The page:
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Art vs Heart - From The Stage To The Page

Stephen Sondheim is an artistic genius and I bow to his work. He has released his second compilation of lyrics and observations, discussing art as well as creating it. In his "review"Adam Kirsch offers searing insights into genius and art and the resulting interaction. In describing Sondheim's intent (and comparing him to Henry James) he says that both the musical and the novel were turned "...  into a serious artistic genre, in which every element—perspective, theme, character, dialogue—was designed to serve a single authorial goal." Which - oddly enough - is how I look at the creation of a novel.


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The Art of Making Art

With Stephen Sondheim’s second collection of his lyrics, the hyper-articulate, neurotic, modernist master Broadway songwriter takes a curtain call

By Adam Kirsch
Stephen Sondheim and Richard Rodgers working on Do I Hear a Waltz?, 1964. (New York Public Library)

In Meryle Secrest’s 1998 biography Stephen Sondheim, the great composer and lyricist recalls an episode from 1957, on the second night of the original Broadway run of West Side Story. Sondheim, watching the show from the back of the theater, was basking in justified pride. He was just 27 years old, and he had written the lyrics for one of the most important musicals in Broadway’s history, holding his own with the show’s larger-than-life composer, Leonard Bernstein, and choreographer, Jerome Robbins. Two minutes into the first number, however, Sondheim’s complacency was punctured when he saw a member of the audience get up and walk out. He caught the man’s eye: “He knew I must be connected with the show, because I was standing there instead of sitting in a seat, and he just said, ‘Don’t ask.’ ”

“I had the whole picture,” Sondheim explained. “He’s a tired businessman on his way home to Westchester, and he thinks, I’m going to stop and see a musical. The curtain goes up and six ballet-dancing juvenile delinquents in color-coordinated sneakers go, ‘Da da-da da da,’ with their fingers snapping. And he thinks, ‘What—? My God!’ … I can’t blame him! But that’s when I knew my career was in trouble.”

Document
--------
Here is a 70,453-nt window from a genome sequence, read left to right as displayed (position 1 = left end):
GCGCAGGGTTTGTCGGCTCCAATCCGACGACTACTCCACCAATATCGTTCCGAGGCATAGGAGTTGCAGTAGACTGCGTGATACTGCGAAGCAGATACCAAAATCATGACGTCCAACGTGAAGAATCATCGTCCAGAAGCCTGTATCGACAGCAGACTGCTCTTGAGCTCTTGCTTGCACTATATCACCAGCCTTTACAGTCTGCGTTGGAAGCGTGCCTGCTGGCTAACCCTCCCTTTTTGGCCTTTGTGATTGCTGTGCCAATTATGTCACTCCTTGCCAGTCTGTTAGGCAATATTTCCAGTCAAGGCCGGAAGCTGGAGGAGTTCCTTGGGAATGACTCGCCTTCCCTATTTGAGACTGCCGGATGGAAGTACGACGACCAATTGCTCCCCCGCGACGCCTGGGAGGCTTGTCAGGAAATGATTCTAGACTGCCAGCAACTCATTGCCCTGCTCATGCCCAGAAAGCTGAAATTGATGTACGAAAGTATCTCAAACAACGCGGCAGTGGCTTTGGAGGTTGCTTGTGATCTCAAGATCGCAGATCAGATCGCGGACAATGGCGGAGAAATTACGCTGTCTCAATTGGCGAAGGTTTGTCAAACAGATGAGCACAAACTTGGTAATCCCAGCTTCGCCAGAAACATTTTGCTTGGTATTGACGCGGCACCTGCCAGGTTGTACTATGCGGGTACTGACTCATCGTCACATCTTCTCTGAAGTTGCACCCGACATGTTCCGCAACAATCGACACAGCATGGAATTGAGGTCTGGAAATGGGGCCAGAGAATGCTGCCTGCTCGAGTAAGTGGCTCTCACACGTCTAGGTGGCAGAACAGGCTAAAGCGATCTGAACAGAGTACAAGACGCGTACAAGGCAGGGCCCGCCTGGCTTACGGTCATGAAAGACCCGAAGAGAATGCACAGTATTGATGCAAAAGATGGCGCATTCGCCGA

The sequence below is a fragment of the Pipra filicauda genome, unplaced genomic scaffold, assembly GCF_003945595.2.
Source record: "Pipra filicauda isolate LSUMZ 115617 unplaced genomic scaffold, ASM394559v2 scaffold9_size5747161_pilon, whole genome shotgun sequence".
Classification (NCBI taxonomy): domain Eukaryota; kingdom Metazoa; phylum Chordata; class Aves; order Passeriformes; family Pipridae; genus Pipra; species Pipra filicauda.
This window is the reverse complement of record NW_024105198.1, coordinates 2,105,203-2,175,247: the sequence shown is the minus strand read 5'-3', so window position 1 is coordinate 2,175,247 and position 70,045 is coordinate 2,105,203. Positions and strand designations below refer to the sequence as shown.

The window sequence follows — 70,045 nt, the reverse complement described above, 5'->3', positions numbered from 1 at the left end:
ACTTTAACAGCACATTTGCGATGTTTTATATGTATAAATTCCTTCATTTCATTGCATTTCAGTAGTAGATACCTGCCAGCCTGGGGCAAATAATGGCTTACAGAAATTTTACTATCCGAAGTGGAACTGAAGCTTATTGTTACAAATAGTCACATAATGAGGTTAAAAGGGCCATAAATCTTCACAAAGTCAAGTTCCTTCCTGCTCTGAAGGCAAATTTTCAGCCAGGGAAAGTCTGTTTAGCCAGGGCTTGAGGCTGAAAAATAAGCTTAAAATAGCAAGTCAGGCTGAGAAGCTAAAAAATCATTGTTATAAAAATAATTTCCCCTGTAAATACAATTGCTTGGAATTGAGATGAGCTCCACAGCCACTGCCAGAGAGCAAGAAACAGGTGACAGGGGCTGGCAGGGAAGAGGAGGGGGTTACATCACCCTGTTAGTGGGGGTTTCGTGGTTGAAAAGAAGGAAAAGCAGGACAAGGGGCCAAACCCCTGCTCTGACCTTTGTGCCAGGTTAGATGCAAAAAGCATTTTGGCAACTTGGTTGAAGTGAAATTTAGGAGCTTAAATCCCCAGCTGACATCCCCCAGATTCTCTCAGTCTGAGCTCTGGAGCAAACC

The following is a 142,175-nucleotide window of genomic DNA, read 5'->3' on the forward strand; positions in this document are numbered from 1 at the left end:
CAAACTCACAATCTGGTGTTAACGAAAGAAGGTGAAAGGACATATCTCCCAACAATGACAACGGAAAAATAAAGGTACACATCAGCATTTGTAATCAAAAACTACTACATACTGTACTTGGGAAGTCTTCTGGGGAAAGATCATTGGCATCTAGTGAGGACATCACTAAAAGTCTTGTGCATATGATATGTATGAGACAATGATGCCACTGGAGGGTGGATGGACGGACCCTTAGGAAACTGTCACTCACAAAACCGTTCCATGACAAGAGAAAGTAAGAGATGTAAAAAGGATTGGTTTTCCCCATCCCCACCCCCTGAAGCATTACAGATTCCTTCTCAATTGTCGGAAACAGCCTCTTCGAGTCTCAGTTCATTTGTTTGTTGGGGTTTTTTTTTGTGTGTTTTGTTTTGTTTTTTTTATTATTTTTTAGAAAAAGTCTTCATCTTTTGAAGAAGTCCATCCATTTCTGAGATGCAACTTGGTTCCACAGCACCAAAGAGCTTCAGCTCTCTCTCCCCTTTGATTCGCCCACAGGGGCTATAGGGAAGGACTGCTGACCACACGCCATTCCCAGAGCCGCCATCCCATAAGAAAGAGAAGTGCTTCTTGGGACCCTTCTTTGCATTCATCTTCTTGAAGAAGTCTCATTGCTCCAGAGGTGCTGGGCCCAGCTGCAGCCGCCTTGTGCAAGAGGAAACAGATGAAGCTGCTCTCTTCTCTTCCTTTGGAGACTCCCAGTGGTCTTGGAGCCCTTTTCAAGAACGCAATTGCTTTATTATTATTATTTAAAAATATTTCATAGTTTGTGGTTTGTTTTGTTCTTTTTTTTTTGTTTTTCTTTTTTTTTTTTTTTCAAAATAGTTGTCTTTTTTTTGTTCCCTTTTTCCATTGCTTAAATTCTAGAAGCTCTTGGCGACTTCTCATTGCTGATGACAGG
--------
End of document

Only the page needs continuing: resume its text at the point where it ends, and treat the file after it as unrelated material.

Another kind of Broadway artist might have seen this as a warning; for Sondheim, it seems to have been a challenge. If that “tired businessman” found the Jets and Sharks too unconventional for a musical, just imagine what he and his descendants thought about the stories Sondheim would go on to bring to the stage in a career that has spanned almost 60 years. There have been shows about marital anguish and loneliness (CompanyFollies), about artists who sell out (Merrily We Roll Along) and cut themselves off from love (Sunday in the Park With George). Then there are the evenings devoted to the opening of Japan to the West (Pacific Overtures), presidential assassinations (Assassins), and serial murder and cannibalism (Sweeney Todd). It’s all a long way from “In your Easter bonnet/ With all the frills upon it.”

Yet this month, as Sondheim publishes the second volume of his lyrics—Look, I Made a Hat, with the subtitle Collected Lyrics (1981-2011) With Attendant Comments, Amplifications, Dogmas, Harangues, Digressions, Anecdotes, and Miscellany—it comes as the latest crown on a career full of honors. The first volume of Sondheim’s lyrics, Finishing the Hat, was a best-seller and a cultural event when it appeared last year. (The titles come from a song inSunday in the Park With George, in which George Seurat sings about the costs and pleasures of artistic invention—making a picture of a hat “where there never was a hat.”) His 1971 show Follies is currently back on Broadway, the latest in a string of successful Sondheim revivals. Next year, City Center’s Encores! series will produce Merrily We Roll Along, a legendary flop in 1981 that, like so many Sondheim scores, has steadily gained in popularity thanks to recordings. He has won seven Tonys, seven Grammys, an Oscar, and a Pulitzer Prize.